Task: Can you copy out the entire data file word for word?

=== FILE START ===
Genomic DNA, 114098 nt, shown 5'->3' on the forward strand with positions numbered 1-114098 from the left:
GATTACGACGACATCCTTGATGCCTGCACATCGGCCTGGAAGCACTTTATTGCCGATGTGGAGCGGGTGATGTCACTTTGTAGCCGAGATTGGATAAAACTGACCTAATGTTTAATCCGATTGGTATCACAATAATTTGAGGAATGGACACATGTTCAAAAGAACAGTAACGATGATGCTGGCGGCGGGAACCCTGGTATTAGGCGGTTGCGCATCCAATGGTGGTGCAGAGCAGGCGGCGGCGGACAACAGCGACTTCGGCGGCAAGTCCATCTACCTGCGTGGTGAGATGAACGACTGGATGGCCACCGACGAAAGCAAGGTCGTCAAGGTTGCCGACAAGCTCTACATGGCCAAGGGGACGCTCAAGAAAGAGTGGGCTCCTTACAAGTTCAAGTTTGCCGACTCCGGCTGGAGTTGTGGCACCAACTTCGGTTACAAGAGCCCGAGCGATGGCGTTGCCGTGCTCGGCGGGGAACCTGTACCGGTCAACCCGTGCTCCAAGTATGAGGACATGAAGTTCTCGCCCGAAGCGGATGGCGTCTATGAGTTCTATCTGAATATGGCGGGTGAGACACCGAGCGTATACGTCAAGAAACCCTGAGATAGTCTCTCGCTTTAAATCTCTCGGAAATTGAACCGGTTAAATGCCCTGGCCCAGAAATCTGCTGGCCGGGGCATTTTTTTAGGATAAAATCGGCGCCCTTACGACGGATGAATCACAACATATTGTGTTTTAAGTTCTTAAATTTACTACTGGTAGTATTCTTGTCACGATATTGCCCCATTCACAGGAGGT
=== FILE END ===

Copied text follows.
Genomic DNA, 114098 nt, shown 5'->3' on the forward strand with positions numbered 1-114098 from the left:
GATTACGACGACATCCTTGATGCCTGCACATCGGCCTGGAAGCACTTTATTGCCGATGTGGAGCGGGTGATGTCACTTTGTAGCCGAGATTGGATAAAACTGACCTAATGTTTAATCCGATTGGTATCACAATAATTTGAGGAATGGACACATGTTCAAAAGAACAGTAACGATGATGCTGGCGGCGGGAACCCTGGTATTAGGCGGTTGCGCATCCAATGGTGGTGCAGAGCAGGCGGCGGCGGACAACAGCGACTTCGGCGGCAAGTCCATCTACCTGCGTGGTGAGATGAACGACTGGATGGCCACCGACGAAAGCAAGGTCGTCAAGGTTGCCGACAAGCTCTACATGGCCAAGGGGACGCTCAAGAAAGAGTGGGCTCCTTACAAGTTCAAGTTTGCCGACTCCGGCTGGAGTTGTGGCACCAACTTCGGTTACAAGAGCCCGAGCGATGGCGTTGCCGTGCTCGGCGGGGAACCTGTACCGGTCAACCCGTGCTCCAAGTATGAGGACATGAAGTTCTCGCCCGAAGCGGATGGCGTCTATGAGTTCTATCTGAATATGGCGGGTGAGACACCGAGCGTATACGTCAAGAAACCCTGAGATAGTCTCTCGCTTTAAATCTCTCGGAAATTGAACCGGTTAAATGCCCTGGCCCAGAAATCTGCTGGCCGGGGCATTTTTTTAGGATAAAATCGGCGCCCTTACGACGGATGAATCACAACATATTGTGTTTTAAGTTCTTAAATTTACTACTGGTAGTATTCTTGTCACGATATTGCCCCATTCACAGGAGGT